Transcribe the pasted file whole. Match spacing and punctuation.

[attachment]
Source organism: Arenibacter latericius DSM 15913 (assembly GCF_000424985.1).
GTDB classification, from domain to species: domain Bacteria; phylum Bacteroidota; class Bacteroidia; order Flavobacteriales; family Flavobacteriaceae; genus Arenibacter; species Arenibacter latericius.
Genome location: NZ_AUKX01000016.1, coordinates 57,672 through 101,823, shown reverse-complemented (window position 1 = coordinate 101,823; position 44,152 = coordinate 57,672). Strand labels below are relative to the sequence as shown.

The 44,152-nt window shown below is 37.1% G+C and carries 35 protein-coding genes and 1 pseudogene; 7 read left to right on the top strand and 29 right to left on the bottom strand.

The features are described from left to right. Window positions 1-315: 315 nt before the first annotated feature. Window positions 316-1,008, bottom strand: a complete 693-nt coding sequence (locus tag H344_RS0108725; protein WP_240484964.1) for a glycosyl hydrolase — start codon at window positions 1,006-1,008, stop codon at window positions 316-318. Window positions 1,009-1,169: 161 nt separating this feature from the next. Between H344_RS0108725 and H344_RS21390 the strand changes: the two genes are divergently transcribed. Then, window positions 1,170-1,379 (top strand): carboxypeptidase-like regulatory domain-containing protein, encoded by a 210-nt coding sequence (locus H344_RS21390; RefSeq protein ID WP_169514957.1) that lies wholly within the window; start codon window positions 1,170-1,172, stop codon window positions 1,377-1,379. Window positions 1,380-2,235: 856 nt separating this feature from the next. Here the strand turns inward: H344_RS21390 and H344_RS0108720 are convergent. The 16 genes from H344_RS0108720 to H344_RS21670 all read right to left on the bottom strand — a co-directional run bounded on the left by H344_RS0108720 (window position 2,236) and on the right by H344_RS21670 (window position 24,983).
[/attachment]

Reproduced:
Source organism: Arenibacter latericius DSM 15913 (assembly GCF_000424985.1).
GTDB classification, from domain to species: domain Bacteria; phylum Bacteroidota; class Bacteroidia; order Flavobacteriales; family Flavobacteriaceae; genus Arenibacter; species Arenibacter latericius.
Genome location: NZ_AUKX01000016.1, coordinates 57,672 through 101,823, shown reverse-complemented (window position 1 = coordinate 101,823; position 44,152 = coordinate 57,672). Strand labels below are relative to the sequence as shown.

The 44,152-nt window shown below is 37.1% G+C and carries 35 protein-coding genes and 1 pseudogene; 7 read left to right on the top strand and 29 right to left on the bottom strand.

The features are described from left to right. Window positions 1-315: 315 nt before the first annotated feature. Window positions 316-1,008, bottom strand: a complete 693-nt coding sequence (locus tag H344_RS0108725; protein WP_240484964.1) for a glycosyl hydrolase — start codon at window positions 1,006-1,008, stop codon at window positions 316-318. Window positions 1,009-1,169: 161 nt separating this feature from the next. Between H344_RS0108725 and H344_RS21390 the strand changes: the two genes are divergently transcribed. Then, window positions 1,170-1,379 (top strand): carboxypeptidase-like regulatory domain-containing protein, encoded by a 210-nt coding sequence (locus H344_RS21390; RefSeq protein ID WP_169514957.1) that lies wholly within the window; start codon window positions 1,170-1,172, stop codon window positions 1,377-1,379. Window positions 1,380-2,235: 856 nt separating this feature from the next. Here the strand turns inward: H344_RS21390 and H344_RS0108720 are convergent. The 16 genes from H344_RS0108720 to H344_RS21670 all read right to left on the bottom strand — a co-directional run bounded on the left by H344_RS0108720 (window position 2,236) and on the right by H344_RS21670 (window position 24,983).